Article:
Orange County’s chief information provider—rechristened from The Register to The Orange County Register in 1985—always was successful at drawing local advertising. Reflecting the county’s growing financial clout, a fair amount of national advertising—notably, department stores—swelled the bottom line. Mounds of tiny-print classified ads, particularly on Saturdays, would fill 12 to 15 entire sections.

I first came to understand that things might be in jeopardy at occasional newsroom meetings held in a telling spot: the chapel of the now long-gone Winbigler Family Mortuary. This faded building on North Grand Avenue was next to the old, one-story Register office, replaced in 1987 by the five-story building visible from the 5 Freeway. Because the old Register site didn’t have enough space for the staff of 125 to meet, the dour pronouncement about the impending death of newspapers was accompanied by a whiff of embalming fluid.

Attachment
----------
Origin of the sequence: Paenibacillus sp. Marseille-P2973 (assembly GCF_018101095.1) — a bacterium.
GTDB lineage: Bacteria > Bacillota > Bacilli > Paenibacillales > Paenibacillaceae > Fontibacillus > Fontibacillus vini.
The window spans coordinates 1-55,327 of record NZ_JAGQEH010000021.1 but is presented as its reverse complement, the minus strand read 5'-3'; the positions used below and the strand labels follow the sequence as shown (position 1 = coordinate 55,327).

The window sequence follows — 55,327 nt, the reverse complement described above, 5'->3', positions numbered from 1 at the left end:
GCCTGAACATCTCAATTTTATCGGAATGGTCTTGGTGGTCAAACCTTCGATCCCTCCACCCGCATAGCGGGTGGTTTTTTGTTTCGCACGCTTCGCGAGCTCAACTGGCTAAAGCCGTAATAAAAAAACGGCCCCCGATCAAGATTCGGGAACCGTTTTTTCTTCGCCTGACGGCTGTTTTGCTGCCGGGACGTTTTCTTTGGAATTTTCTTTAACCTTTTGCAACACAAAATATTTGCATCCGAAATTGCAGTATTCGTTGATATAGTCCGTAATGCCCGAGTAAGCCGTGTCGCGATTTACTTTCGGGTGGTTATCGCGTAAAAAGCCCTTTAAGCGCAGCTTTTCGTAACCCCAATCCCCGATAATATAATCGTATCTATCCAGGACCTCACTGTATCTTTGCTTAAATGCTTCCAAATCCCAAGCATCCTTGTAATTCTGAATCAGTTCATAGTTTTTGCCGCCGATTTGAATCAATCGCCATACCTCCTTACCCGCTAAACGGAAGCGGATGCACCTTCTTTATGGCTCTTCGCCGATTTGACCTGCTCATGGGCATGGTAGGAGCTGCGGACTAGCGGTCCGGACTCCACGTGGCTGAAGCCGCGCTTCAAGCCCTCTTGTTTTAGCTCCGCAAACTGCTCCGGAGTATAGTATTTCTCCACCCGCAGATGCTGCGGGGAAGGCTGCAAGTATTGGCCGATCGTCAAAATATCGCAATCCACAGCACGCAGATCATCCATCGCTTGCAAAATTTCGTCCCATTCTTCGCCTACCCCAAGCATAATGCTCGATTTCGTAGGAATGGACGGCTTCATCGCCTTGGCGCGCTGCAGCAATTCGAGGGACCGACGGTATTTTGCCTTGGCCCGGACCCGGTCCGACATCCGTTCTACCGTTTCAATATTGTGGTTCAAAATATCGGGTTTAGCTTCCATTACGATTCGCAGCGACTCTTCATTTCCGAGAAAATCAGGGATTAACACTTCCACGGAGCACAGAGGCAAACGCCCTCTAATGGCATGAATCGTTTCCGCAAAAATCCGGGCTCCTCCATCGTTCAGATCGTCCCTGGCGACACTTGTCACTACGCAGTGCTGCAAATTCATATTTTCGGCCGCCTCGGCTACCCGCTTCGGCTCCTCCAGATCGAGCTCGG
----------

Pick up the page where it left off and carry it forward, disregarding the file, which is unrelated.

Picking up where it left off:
Through the ’70s, we talked mostly about the imminent demise of the evening edition, an increasingly unread relic abandoned by workers who preferred TV as a way to digest the day’s events.

But throughout my career, I discovered newspapers were dying for other reasons, too. The department stores and grocery chains that once competed with one another by buying full-page ads began buying each other instead. Consolidation shrank the pool of potential advertisers. Plus, the newspaper’s base of dedicated readers was aging, and younger generations were defecting to competing media, notably television and later, far more lethally, the Internet.